(b) Evaluation factors for each assessment shall include, at a minimum, the following:

(1) Technical (quality of product or service);

(2) Cost control (not applicable for firm-fixed-price or fixed-price with economic price adjustment arrangements);

(3) Schedule and timeliness;

(4) Management or business relations;

(5) Small business subcontracting, including reduced or untimely payments to small business subcontractors when the contract requires a subcontracting plan; and

(6) Other factors, as applicable (such as trafficking violations, tax delinquency, failure to report in accordance with contract terms and conditions, defective cost or pricing data, terminations, suspensions, and debarments).

(c) Evaluation factors may include subfactors.

(d) Each factor and subfactor used shall be evaluated and a supporting narrative shall be provided. Each evaluation factor shall be rated in accordance with the following five scale rating system:

(1) Exceptional;

(2) Very good;

(3) Satisfactory;

(4) Marginal; and

(5) Unsatisfactory;

provided that the ratings and narratives shall reflect the definitions in subsection (m); provided further that plus or minus signs may be used in conjunction with a rating to indicate an improving or worsening trend that is insufficient to change the evaluation status; and provided further that a "N/A" or "not applicable" rating shall be used if the rating is not going to be applied to a particular area for evaluation.

(e) Agencies shall monitor their compliance with the past performance evaluation requirements on said chosen projects and measure the quality and timely reporting of past performance information.

(f) Past performance evaluations shall be prepared at least annually and at the time the work under a contract or order is completed. Past performance evaluations shall be required for selected contracts and orders as specified in subsections (h) through (k). These evaluations are generally for the entity, division, or unit that performed the contract or order. Past performance information shall be entered into an evaluation reporting tool for past performance reports on contracts and orders on identified projects under this section.

(g) Except as provided in subsection (k), agencies shall prepare evaluations of contractor performance for each selected contract that exceeds the small purchase threshold. Agencies shall also prepare an evaluation if a modification to the contract causes the dollar amount to exceed the small purchase threshold.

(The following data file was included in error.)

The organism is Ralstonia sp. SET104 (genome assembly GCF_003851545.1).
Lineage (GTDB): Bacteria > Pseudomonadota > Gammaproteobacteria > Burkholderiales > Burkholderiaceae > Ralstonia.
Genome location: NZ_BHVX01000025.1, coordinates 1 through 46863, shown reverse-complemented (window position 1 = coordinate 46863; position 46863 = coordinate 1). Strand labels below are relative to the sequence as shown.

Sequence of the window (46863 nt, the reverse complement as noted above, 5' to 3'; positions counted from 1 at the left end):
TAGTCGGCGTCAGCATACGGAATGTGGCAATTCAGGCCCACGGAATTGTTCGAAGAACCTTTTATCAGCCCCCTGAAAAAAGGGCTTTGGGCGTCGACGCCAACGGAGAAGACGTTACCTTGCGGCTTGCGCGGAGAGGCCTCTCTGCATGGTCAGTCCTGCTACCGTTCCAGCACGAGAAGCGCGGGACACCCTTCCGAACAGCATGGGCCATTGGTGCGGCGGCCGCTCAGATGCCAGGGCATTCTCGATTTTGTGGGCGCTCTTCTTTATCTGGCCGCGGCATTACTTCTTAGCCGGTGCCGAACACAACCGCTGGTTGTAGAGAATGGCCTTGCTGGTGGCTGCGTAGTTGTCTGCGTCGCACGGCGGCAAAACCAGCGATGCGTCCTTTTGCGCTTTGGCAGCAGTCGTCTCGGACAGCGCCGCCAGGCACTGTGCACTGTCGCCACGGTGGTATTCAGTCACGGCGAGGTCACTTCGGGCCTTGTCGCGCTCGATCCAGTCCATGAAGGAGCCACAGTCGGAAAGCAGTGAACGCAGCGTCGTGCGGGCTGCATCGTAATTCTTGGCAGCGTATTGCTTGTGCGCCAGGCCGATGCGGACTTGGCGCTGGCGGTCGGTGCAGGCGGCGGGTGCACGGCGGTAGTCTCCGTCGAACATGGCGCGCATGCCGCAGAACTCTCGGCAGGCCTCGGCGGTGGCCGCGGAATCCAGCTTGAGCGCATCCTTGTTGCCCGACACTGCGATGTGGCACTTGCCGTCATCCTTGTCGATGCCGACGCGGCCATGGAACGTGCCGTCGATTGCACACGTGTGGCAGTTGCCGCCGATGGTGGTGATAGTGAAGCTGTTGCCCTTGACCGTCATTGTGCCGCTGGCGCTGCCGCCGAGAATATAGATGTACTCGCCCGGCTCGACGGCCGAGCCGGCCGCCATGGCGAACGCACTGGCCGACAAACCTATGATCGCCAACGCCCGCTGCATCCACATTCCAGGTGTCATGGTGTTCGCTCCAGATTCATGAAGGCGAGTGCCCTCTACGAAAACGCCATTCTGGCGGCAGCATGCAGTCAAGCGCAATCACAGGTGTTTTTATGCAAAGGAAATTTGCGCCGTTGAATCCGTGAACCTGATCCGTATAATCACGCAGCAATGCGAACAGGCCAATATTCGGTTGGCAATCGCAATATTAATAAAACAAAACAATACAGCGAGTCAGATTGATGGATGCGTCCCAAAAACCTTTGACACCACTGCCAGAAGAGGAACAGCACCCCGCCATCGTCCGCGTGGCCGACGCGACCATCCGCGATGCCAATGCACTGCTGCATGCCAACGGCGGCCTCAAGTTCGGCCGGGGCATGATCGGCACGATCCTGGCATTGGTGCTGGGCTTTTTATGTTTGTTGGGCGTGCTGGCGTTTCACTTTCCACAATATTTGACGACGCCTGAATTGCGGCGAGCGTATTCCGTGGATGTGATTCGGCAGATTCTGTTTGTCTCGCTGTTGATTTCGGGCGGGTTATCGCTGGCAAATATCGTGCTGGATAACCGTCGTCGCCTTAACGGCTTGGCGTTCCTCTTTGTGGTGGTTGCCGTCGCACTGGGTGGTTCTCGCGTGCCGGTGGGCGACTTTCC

(h) Past performance evaluations shall include an assessment of a contractor's:

(1) Performance against, and efforts to achieve, the goals identified in the contract; and

(2) Reduced or untimely payments made to small business subcontractors, if determined by the procurement officer to be unjustified. The procurement officer shall:

(A) Consider and evaluate a contractor's written explanation for a reduced or an untimely payment when determining whether the reduced or untimely payment is justified; and

(B) Determine that a history of unjustified reduced or untimely payments has occurred when the contractor has reported three or more occasions of unjustified reduced or untimely payments under a single contract within a twelve-month period; provided that the following payment or nonpayment situations shall not be considered unjustified:

(i) There is a contract dispute on performance;

(ii) A partial payment is made for amounts not in dispute;

(iii) A payment is reduced due to past overpayments;

(iv) There is an administrative mistake; or

(v) Late performance by the subcontractor leads to later payment by the prime contractor.

(i) Agency evaluations of selected contractor performance, including both negative and positive evaluations, shall be provided to the contractor as soon as practicable after completion of the evaluation. The contractor shall receive a notification when an evaluation is ready for comment. Contractors shall be afforded up to fourteen calendar days from the date of notification of availability of the past performance evaluation to submit comments, rebutting statements, or additional information. Agencies shall provide for review at a level above the contract administrator to consider disagreements between the parties regarding the evaluation. The ultimate conclusion on the performance evaluation is a decision of the contracting agency. Copies of the evaluation, contractor response, and review comments, if any, shall be retained as part of the evaluation. The completed evaluation shall not be released to anyone other than government personnel and the contractor whose performance is being evaluated during the period the information may be used to provide source selection information.

(j) Evaluations used in determining award or incentive fee payments may also be used to satisfy the requirement of this section.

(k) Agencies shall require at least quarterly evaluations of agency compliance on selected projects with the reporting requirements of this section. The evaluation shall identify delinquent past performance reports and monitor reports for quality control.

(l) Agencies shall ensure that information on these identified projects is accurately documented within ninety calendar days after a procurement officer:

(1) Issues a final determination that a contractor has submitted defective cost or pricing data;

(2) Makes a subsequent change to the final determination concerning defective cost or pricing data;

(3) Issues a final termination for cause or default notice;

(4) Makes a subsequent withdrawal or a conversion of a termination for default to a termination for convenience; or

(5) Determines that a contractor has a history of three or more unjustified reduced or untimely payments to small business subcontractors under a single contract within a twelve-month period.